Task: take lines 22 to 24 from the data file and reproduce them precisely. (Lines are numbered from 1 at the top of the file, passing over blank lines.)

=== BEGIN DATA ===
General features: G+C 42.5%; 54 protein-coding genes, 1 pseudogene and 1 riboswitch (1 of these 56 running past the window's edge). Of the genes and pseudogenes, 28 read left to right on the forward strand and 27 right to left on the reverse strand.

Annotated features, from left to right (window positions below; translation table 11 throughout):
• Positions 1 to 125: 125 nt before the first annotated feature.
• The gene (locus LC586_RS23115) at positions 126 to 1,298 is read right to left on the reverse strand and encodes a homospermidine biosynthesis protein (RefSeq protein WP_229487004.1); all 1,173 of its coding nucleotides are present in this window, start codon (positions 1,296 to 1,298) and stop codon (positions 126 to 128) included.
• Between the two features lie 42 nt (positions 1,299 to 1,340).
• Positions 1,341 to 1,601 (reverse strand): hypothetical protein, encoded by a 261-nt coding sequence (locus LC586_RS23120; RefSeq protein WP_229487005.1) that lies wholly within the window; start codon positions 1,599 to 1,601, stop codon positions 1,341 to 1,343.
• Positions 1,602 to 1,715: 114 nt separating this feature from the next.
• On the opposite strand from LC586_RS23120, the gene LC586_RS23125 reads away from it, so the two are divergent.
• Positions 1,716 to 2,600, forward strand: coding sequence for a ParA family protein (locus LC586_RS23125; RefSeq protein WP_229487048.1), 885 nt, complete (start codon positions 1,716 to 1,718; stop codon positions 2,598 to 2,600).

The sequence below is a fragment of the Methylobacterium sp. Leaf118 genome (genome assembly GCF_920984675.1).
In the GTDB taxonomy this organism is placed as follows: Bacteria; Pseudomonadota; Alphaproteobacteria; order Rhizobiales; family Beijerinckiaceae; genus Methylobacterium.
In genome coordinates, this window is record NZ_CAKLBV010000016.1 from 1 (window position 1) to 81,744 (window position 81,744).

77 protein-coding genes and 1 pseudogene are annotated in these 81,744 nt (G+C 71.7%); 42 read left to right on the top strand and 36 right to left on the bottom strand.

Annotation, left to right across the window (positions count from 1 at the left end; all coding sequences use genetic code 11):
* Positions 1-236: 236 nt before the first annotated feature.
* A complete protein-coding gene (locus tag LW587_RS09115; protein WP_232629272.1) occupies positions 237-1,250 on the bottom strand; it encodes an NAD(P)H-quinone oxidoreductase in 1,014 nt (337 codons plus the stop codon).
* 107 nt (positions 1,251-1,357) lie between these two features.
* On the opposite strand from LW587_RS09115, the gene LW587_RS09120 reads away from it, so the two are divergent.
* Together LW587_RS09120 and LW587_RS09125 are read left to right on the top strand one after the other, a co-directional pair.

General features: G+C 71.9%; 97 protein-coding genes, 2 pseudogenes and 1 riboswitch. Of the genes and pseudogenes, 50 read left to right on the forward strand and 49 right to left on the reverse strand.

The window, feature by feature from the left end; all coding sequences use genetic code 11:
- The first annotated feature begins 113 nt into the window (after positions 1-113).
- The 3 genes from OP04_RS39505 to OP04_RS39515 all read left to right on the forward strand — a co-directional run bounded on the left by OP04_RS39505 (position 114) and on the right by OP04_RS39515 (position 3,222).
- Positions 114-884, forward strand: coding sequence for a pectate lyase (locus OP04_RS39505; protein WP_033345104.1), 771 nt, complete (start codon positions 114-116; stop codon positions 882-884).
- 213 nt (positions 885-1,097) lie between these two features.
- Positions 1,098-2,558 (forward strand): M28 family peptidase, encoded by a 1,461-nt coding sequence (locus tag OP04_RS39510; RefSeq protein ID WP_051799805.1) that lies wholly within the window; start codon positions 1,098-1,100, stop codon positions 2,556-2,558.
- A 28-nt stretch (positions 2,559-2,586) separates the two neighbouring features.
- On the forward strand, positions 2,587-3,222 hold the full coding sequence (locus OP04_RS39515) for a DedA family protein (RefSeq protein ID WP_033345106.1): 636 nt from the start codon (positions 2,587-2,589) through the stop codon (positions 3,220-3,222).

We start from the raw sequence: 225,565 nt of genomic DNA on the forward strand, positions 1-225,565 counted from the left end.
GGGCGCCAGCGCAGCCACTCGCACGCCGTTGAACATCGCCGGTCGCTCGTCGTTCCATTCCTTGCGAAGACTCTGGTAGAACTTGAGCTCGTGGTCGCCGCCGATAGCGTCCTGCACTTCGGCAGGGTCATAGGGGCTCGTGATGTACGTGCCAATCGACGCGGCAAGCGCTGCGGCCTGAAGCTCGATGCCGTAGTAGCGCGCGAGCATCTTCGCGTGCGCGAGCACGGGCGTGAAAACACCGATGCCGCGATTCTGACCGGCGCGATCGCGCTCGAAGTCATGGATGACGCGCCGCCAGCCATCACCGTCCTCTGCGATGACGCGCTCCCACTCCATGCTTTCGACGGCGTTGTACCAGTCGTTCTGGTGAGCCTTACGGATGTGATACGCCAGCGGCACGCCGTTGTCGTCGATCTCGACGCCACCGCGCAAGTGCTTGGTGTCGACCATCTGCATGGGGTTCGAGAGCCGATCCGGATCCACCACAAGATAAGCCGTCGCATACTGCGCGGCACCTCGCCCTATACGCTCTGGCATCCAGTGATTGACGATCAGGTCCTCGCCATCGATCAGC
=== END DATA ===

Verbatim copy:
- The first annotated feature begins 113 nt into the window (after positions 1-113).
- The 3 genes from OP04_RS39505 to OP04_RS39515 all read left to right on the forward strand — a co-directional run bounded on the left by OP04_RS39505 (position 114) and on the right by OP04_RS39515 (position 3,222).
- Positions 114-884, forward strand: coding sequence for a pectate lyase (locus OP04_RS39505; protein WP_033345104.1), 771 nt, complete (start codon positions 114-116; stop codon positions 882-884).